The one who hated hypocrisy


16:07 . Since I have a big apartment I often organize parties at my place. as I figured it would be nice to create a safe space for my friends to talk, party and be the way they want – a space of sociability different from bars or nightclubs. I love doing this because it creates an atmosphere of mutual trust and openness, however this also means that I sometimes witness people go to extremes. Fortunately I have never seen an overdose happen but I have seen people being victims of their own limits. Why not talk more openly about sexual health? We need to get rid of stigmas and above all get rid of taboos. I hate this hypocrisy that displays our society. The use of drugs during, before or after sexual intercourse is a phenomenon present in both heterosexual and LGBT communities, whether we want to admit it or not. Of course, drug use is illegal, that is a fact but we cannot prevent people from taking drugs if they want to. The issue is that most campaigns and activist movements tell you that ‘you should not take drugs’ and ‘you should not have unprotected sex’ – but at the end of the day people will always do what they want. They may even be incited to go for what is forbidden.
That is why I believe informing people is so important : it allows them to have control over their own health, to know their limits and to be responsible. I believe in prevention by information and this is an aspect still missing from our system, because it is a system that prohibits more than it prevents.
Over the long term, after seeing people putting themselves at risk in my own home, I decided to start volunteering for grassroots movements that inform people on sexually transmitted diseases or problems that can notably be drug-related, or resulting from drug abuse. We work mostly on fighting AIDS and other STDs, but today the movement is broadening itself a bit.
Why can’t society educate us more about this? It is still so difficult and taboo to talk about sexuality, let alone talk about drugs, so when you combine the two topics you find yourself at the pinnacle of this ‘taboo world’ we live in. The reality is that we will never live in a world where such parties do not exist, we will never live in a world where drugs, alcohol, unprotected sex no longer exist. This is why I deem it way more useful to convey messages of prevention. We correct matters where society has its shortcomings. The system does have its shortcomings. There is constant progress, I admit that – but sometimes we are actually all confronted with inertia. It is important for all of us to develop a critical mind – sometimes the taboos we have on things that affect our health, ultimately prevent the communication of prevention and therefore damage our health. So I really wish for these taboos to disappear. Because once they do, once we are all able to cultivate a critical spirit and go beyong the hypocrisy of our system – then we can truly start imagining a better society.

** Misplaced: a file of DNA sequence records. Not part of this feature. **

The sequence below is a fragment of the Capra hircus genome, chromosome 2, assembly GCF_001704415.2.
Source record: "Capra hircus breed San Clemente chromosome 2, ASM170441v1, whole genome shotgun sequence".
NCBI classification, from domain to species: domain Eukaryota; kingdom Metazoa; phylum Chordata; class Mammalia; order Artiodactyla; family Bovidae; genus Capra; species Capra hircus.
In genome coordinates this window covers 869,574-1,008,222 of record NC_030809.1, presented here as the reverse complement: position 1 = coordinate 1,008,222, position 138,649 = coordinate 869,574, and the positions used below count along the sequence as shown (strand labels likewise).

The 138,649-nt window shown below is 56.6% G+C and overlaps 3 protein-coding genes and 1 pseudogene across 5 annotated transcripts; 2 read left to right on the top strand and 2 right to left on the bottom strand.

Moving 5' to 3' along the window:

Radoslav works as an accredited parliamentary assistant at the European Parliament. He volunteers for an initiative dealing with information around sexually transmitted diseases. He also, recently ran as an independent for the local elections in Belgium, as part of Plan B – an initiative bringing different parties and citizen movements, proposing an alternative to politics.

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